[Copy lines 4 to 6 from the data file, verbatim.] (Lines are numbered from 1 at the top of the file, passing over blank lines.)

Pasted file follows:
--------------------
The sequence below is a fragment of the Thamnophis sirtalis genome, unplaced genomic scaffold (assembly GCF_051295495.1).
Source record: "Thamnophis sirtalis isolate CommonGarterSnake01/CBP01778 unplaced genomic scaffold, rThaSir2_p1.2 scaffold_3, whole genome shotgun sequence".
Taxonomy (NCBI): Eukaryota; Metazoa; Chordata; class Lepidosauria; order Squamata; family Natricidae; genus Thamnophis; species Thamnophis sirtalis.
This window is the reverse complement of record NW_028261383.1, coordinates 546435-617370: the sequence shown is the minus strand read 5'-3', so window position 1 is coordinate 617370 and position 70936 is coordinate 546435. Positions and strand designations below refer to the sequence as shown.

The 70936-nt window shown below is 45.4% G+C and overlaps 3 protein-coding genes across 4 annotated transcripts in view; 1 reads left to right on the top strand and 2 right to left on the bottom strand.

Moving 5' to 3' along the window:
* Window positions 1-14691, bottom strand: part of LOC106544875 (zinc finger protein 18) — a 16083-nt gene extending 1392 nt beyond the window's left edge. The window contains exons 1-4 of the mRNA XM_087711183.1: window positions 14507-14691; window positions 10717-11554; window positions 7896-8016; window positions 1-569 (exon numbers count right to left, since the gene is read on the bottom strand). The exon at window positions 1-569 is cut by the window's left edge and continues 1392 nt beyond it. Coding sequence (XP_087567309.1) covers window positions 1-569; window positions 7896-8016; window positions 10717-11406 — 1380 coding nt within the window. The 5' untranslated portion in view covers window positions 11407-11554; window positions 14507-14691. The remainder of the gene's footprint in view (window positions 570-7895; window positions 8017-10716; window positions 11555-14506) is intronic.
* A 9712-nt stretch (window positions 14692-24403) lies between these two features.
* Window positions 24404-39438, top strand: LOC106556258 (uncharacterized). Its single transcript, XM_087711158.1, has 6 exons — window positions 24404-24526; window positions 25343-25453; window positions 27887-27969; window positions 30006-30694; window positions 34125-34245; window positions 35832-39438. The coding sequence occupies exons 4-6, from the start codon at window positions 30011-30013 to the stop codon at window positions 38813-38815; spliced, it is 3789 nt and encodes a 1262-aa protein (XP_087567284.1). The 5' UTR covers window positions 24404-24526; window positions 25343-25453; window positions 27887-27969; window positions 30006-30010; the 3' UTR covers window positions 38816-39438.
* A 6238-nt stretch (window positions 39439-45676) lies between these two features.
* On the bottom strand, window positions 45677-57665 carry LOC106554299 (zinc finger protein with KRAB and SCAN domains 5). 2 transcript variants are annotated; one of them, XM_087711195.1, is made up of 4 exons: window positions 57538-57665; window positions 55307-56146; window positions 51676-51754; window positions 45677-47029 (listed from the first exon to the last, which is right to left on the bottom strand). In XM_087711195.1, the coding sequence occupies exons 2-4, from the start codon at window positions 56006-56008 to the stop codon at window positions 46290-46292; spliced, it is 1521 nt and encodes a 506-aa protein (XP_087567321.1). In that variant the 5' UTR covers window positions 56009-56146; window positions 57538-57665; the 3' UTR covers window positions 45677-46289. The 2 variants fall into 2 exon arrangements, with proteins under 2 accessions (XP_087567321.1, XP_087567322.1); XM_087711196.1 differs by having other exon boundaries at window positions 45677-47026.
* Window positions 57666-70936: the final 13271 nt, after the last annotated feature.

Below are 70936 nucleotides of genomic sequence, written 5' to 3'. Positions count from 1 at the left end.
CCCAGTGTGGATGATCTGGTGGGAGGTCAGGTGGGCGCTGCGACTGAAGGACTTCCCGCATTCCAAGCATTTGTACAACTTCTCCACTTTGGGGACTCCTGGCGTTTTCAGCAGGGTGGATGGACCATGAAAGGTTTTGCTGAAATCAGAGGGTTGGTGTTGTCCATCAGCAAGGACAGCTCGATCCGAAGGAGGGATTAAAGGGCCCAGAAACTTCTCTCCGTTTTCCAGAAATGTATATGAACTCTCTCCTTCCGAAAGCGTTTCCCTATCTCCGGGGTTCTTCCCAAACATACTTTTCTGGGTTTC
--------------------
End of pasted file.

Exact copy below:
This window is the reverse complement of record NW_028261383.1, coordinates 546435-617370: the sequence shown is the minus strand read 5'-3', so window position 1 is coordinate 617370 and position 70936 is coordinate 546435. Positions and strand designations below refer to the sequence as shown.

The 70936-nt window shown below is 45.4% G+C and overlaps 3 protein-coding genes across 4 annotated transcripts in view; 1 reads left to right on the top strand and 2 right to left on the bottom strand.

Moving 5' to 3' along the window: